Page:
His words were, to pardon the pun, stark, a recitation of facts. Facts that made no sense at all, because while Pepper knew the path--it ran from his house to the edge of his property--she did most of her running on her treadmill at home, and certainly not on her boss' private trails.

"No," she said faintly, but everything was fading as sleep dragged her down. The last thing she felt was an odd warmth on the back of the hand he was holding.

Waking was easier the second time. Her body still ached, but the IV was gone and Pepper felt much more clearheaded. She sat up slowly, feeling very scraped and stiff, but the headache was bearable.

Private room. I wonder where my clothes are?

The first order of business was the bathroom, and Pepper made her way on shaky legs to the little cubicle. When she came back out, there was a nurse standing by her bed. The big man, whose scrubs bore a pattern of multicolored frogs, smiled cheerfully.

"You're obviously feeling better this morning, Ms. Potts. Why don't you get back in bed and I'll bring you some breakfast?"

"Okay." Food sounded very good, in fact. Pepper settled back under the sheet, thumbing the head of the bed up so that she could sit comfortably. The nurse, whose badge read "Carlos", checked her vital signs with quick skill.

"The doctor will be by shortly to take a look at you," he told her. Pepper looked up at him.

"Um...can you tell me what's wrong with me? Nobody said so when I woke up."

He laughed sympathetically. "They forgot the important stuff, huh? You have a mild concussion and a lot of bruises; apparently you took quite a tumble. There was a little concern with water in your lungs, but that seems to have cleared up."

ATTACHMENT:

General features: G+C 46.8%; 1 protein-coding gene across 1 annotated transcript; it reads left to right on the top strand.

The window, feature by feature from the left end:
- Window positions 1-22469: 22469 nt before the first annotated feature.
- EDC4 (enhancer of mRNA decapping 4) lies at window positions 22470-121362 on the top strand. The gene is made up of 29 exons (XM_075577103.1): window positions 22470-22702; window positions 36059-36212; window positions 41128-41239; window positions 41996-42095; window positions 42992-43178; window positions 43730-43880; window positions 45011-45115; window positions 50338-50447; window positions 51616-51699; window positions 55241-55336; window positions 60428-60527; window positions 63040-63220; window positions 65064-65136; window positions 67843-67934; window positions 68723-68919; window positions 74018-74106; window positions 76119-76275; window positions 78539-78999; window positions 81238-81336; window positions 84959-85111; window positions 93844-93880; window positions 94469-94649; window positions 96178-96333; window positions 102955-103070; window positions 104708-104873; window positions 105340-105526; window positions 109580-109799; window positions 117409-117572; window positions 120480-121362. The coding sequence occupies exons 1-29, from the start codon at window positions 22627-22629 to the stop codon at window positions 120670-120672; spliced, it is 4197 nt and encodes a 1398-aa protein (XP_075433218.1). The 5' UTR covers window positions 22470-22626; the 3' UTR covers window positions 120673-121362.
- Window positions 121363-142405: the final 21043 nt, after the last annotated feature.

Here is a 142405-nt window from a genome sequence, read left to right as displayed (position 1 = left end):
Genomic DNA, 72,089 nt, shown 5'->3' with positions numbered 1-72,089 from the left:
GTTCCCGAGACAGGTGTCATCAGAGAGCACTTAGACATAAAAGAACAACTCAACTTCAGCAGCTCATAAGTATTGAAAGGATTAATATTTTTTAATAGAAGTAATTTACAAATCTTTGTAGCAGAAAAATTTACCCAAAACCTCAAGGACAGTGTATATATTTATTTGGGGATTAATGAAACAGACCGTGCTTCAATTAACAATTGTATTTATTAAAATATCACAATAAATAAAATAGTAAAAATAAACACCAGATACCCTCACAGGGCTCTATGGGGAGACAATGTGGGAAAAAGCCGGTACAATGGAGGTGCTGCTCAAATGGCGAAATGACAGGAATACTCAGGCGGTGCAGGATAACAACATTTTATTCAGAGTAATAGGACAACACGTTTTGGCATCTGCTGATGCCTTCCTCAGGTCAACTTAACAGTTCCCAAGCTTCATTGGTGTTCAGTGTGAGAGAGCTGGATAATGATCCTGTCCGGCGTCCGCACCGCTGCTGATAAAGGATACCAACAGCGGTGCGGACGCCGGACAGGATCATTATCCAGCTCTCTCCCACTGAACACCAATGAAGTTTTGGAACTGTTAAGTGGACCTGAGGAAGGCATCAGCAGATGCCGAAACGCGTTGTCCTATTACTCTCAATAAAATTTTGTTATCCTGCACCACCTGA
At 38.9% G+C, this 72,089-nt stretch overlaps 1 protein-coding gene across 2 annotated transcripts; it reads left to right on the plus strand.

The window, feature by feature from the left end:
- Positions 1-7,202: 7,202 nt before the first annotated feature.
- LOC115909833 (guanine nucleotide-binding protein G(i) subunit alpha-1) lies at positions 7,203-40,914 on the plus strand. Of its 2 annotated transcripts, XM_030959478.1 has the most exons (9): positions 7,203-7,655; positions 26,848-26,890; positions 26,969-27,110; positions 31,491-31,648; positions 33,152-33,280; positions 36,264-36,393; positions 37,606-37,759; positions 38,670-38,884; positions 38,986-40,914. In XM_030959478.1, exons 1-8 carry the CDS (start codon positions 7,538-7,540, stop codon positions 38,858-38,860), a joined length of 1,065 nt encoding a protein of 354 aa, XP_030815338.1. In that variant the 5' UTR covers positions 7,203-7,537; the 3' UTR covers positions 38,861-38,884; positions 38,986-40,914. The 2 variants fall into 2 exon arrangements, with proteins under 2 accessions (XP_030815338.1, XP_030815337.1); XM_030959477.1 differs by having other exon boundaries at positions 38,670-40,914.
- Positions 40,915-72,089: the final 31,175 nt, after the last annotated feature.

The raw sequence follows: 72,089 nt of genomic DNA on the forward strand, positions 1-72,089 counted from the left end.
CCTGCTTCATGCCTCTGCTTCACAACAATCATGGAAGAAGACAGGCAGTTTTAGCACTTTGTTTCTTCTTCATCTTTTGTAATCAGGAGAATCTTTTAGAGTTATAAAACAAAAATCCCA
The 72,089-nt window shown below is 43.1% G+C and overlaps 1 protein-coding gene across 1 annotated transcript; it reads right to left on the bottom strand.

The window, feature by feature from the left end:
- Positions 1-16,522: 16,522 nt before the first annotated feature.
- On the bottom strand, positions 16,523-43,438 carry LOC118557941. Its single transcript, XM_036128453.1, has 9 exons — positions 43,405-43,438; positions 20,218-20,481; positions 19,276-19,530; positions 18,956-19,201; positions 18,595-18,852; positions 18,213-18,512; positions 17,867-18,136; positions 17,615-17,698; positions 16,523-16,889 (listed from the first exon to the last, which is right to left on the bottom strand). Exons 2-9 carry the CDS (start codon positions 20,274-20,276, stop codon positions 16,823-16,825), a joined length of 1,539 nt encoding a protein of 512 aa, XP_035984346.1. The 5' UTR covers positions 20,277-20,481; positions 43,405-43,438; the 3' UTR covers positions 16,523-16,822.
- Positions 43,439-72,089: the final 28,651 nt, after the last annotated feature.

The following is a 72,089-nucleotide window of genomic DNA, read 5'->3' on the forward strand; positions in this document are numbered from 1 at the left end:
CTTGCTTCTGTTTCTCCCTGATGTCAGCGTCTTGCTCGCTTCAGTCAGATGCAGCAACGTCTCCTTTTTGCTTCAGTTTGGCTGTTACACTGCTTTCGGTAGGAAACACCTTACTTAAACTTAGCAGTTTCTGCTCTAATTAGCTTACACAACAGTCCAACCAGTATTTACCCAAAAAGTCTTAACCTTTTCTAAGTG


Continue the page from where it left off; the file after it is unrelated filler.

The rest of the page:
"Water?" Pepper asked, frowning. "What water?"

Carlos patted her arm. "Couldn't tell you--you can ask the doctor. Don't worry if your memory is a bit hazy, shock can do that to a person." He straightened. "You just take it easy, and I'll see about that breakfast."

Pepper didn't see that she had much choice--she wasn't about to go wandering around a hospital in bare feet and a patient gown. But she was hungry too, so she composed herself to wait, trying to remember what had happened.

Did I dream Tony being here? I must have. None of that makes any sense. She let the idea go with mingled relief and regret. Her boss was a very attractive, intriguing, sexy male, but his lifestyle was an extravagant disaster and Pepper knew to stay well clear of it. Besides, she seemed to remember him telling her something that made no sense, which made it all the more likely that he'd been a dream.

The last thing she could remember, really, was leaving the office the day before, driving home with little more than dinner and a bubble bath on her mind. It had been another twelve-hour day, but the bonus to working late was that she missed the evening traffic.

The fact that she couldn't remember anything later than that was somewhat chilling. Oh, relax. It's probably just what he said. You fell, hit your head, and it scrambled your brains a little.

...Water in my lungs?

That might explain why her chest hurt. Frowning, Pepper hooked a finger in the collar of her gown and pulled it out to look down. There was a dark bruise just over her sternum, and it made her shiver. "What the hell happened?" she murmured, but there was no one there to answer.

The doctor arrived before Pepper had found the rest of her bruises. It was the same woman as before, exuding calm, her hair tucked away under a khimar. "Good morning, Virginia, glad to see you're feeling better. I'm Doctor Phair."